LetThereBeRock Tue 26-Jul-11 19:48:32

I'd be concerned about that,Zelda. It can be a sign of dementia,not that it definitely is,but it's not uncommon for people who have developed dementia to begin stealing and hoarding items.

Adversecamber Tue 26-Jul-11 19:51:03

Message withdrawn at poster's request.

Thruaglassdarkly Tue 26-Jul-11 19:51:50

What activate said. Poor you - how shocking! Go back and sort it out, then, if you feel you can, have a word with your dad. It's only a matter of time before he gets caught if he's doing this often, then he may have to kiss goodbye to his 50K/ a year job. Employers take a dim view of their employees shop-lifting I should imagine.

Good luck and let us know how you get on.

Thruaglassdarkly Tue 26-Jul-11 19:53:22

I'd talk to your DM if all else fails. She has a right to know.

Ragwort Tue 26-Jul-11 19:53:24

Braw - why would you remain friends with someone who regularly shop-lifted? confused

Fairenuff Tue 26-Jul-11 19:57:13

Tell your dad even if it was an accident, he should still do the right thing and pay for it, not least to set an example for your DD.

BrawToken Tue 26-Jul-11 20:18:26

Because I like her. She's my friend. I pull her up on it, too. She probably doesn't like things about me such as my propensity to drink too much wine and talk shite, but it hasn't come between us grin

iphonedrone Tue 26-Jul-11 20:22:36

I know tons of people who steal from tesco, rich and poor. And B&Q. They're the two shops most people steal from.

iphonedrone Tue 26-Jul-11 20:23:46

Why on earth does the DM have a 'right to know'. He is a grown man, presumably he understands if he gets caught hes in the shit. What do you want the DM to do, smack his bum?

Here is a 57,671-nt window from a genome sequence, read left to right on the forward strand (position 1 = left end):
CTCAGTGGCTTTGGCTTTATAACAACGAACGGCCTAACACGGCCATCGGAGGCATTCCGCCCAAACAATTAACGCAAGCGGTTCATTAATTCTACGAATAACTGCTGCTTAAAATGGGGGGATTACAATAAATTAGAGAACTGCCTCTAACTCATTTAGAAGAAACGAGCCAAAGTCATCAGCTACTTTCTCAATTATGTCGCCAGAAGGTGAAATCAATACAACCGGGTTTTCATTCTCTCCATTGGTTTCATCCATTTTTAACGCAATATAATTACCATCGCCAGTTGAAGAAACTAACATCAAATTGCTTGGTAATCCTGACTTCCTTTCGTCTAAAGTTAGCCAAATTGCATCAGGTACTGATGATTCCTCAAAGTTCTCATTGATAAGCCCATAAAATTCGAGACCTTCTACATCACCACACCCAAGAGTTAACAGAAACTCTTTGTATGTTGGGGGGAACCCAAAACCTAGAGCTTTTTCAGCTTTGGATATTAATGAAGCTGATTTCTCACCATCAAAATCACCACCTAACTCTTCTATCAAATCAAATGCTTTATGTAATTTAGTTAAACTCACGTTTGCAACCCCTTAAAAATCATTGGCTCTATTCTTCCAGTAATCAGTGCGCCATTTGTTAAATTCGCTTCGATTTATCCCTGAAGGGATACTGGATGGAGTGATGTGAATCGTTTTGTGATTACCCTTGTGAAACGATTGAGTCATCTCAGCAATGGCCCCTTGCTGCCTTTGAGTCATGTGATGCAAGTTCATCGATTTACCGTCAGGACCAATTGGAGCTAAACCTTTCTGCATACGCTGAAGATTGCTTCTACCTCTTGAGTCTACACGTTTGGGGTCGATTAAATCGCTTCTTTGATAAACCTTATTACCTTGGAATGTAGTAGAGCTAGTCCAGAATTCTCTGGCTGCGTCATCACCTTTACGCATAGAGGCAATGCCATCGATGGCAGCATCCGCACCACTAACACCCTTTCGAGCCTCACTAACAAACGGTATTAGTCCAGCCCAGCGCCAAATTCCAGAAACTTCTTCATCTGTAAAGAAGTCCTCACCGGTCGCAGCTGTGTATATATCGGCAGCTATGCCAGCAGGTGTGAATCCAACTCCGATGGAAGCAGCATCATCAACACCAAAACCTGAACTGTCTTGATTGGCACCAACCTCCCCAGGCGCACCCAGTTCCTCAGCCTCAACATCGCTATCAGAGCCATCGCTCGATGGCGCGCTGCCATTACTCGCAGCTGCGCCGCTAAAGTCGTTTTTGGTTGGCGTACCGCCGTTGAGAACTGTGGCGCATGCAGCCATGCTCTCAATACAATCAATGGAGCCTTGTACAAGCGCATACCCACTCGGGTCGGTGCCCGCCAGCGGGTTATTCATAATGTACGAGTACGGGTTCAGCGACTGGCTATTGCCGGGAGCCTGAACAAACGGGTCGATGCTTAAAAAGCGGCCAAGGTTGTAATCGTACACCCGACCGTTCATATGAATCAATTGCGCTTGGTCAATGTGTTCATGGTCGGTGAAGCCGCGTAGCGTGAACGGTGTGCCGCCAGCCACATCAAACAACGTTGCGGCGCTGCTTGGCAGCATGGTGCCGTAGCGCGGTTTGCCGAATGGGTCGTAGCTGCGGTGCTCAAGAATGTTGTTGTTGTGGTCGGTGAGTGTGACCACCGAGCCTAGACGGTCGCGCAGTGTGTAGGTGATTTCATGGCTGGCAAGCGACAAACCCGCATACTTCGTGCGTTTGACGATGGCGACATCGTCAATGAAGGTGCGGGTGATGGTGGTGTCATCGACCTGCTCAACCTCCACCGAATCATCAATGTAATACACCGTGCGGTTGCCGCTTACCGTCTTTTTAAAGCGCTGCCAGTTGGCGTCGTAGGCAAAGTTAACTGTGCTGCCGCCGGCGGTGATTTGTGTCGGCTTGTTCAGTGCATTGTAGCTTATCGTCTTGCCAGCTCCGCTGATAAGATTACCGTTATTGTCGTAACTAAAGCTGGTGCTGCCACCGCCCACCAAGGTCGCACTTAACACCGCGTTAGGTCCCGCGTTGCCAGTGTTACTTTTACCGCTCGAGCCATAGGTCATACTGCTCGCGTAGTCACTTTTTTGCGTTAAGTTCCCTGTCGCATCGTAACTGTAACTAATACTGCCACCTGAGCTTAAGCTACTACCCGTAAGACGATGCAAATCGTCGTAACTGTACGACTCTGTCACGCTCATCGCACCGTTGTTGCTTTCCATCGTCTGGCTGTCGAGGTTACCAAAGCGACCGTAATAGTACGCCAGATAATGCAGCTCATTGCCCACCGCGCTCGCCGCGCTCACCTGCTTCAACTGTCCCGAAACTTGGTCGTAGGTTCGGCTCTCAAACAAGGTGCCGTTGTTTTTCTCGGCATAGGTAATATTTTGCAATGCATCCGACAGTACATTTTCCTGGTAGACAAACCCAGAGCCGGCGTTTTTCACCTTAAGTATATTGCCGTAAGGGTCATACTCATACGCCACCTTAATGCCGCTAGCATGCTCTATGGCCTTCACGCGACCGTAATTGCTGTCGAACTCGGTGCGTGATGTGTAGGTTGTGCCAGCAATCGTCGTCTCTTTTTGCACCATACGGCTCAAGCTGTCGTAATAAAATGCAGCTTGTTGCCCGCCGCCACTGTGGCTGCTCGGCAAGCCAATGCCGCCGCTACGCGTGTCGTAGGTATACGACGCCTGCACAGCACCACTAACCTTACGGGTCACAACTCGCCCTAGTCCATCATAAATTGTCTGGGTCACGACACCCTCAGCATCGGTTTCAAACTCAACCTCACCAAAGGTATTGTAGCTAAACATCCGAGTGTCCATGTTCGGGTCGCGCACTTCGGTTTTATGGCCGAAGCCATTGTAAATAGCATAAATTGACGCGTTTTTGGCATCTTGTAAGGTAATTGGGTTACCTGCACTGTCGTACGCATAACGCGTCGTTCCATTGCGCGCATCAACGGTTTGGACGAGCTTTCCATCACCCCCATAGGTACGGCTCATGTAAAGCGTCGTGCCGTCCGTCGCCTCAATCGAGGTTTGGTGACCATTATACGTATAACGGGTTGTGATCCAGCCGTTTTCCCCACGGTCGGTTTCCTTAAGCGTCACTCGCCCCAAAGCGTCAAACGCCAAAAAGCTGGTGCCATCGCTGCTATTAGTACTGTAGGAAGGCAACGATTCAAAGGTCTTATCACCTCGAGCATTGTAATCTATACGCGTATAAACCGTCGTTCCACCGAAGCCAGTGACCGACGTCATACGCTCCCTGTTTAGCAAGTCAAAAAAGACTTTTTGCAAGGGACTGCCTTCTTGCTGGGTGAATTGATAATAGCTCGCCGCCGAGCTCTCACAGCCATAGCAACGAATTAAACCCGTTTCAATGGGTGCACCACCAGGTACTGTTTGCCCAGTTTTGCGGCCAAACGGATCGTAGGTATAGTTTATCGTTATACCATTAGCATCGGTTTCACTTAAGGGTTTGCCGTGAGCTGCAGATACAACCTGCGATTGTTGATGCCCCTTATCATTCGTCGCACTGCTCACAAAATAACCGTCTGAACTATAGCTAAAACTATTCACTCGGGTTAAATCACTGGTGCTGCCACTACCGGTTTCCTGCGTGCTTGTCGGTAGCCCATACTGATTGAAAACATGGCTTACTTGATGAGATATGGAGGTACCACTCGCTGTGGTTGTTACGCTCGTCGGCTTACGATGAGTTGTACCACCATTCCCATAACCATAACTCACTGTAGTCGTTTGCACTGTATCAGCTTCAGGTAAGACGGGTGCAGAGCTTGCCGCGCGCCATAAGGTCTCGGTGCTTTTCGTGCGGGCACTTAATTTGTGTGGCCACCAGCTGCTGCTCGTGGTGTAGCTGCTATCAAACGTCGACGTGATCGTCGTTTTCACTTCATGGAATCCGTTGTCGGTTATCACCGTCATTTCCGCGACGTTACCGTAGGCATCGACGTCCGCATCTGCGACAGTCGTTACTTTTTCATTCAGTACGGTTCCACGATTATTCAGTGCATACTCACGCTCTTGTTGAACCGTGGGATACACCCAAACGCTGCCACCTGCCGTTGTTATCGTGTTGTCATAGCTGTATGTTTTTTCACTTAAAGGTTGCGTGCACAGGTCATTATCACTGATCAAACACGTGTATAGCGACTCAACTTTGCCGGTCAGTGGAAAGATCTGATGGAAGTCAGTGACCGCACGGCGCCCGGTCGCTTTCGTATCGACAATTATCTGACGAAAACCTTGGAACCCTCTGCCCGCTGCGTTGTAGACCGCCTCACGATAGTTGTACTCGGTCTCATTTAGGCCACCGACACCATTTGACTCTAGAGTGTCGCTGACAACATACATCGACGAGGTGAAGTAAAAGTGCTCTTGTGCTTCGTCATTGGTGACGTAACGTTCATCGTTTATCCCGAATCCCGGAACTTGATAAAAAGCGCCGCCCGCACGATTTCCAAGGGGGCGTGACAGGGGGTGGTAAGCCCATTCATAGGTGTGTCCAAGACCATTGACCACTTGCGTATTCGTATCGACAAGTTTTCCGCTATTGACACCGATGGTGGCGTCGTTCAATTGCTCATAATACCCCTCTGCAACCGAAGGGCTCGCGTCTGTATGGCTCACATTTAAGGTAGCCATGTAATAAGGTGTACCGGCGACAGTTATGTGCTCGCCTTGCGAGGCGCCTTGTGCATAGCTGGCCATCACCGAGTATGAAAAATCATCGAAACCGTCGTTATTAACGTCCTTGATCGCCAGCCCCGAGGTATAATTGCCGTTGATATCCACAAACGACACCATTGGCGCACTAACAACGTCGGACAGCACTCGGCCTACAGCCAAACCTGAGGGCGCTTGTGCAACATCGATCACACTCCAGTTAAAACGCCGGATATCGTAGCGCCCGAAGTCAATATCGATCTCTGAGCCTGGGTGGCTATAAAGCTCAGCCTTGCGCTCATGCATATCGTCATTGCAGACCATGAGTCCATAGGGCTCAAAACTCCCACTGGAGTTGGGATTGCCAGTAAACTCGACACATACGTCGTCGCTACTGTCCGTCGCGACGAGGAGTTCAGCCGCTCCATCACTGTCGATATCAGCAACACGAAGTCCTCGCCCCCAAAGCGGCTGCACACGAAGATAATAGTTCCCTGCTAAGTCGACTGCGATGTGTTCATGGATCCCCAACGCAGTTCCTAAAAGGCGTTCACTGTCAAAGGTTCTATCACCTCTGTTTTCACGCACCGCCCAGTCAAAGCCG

iphonedrone Tue 26-Jul-11 20:24:17

Set an example, the DD is 2, as if she knows whats going on

OP, firstly, I honestly think you need to get some perspective here... you say you've always looked up to your father - and although I do actually get the thing about being shocked that he has stolen (speaking as a woman, who on unpacking and collapsing the buggy after a trip round a sea aquarium place thingie, realised her DS1 had stuffed about £20 worth of souvenirs under his sisters butt.... SHAME!) something, it doesn't need to mean that you re-evaluate your entire relationship with him - which is kind of how your post read to me.

Secondly - are you ABSOLUTELY sure you read his facial expression correctly? Maybe he thought you HAD paid for it? Is this a possiblity?

Can you chat with him about it in a non-confrontational manner? Is it easier to let it go... and monitor the situation? Maybe engineer going shopping with him again to see what happens - the early warning signs of dementia is a very interesting point raised by a PP.

Sorry you're so upset about this...

Thruaglassdarkly Wed 27-Jul-11 02:26:52

iphone - so loads of people you know regularly steal from big retailers? Oh right, so that's ok then? <rolls eyes>.

DM has a right to know her husband is a thief as she may be faced with the repercussions of his actions some day.

Do you know the difference between right and wrong btw ??? May I suggest you get some new friends who don't shoplift on a regular basis, because the rest of us have to pay higher prices at these stores so that they can have something for free. Maybe ditching these people will help you to reset your own moral compass and not take such a flippant attitude to petty theft.

ZillionChocolate Wed 27-Jul-11 08:25:24

It would fundamentally effect the way I thought of someone, I'd be devastated if my friends/family started shoplifting. if it were a genuine mistake, then he would have gone back in to pay for it, or checked the receipt at the very least. I wouldn't allow it to happen while you were there again, be very careful!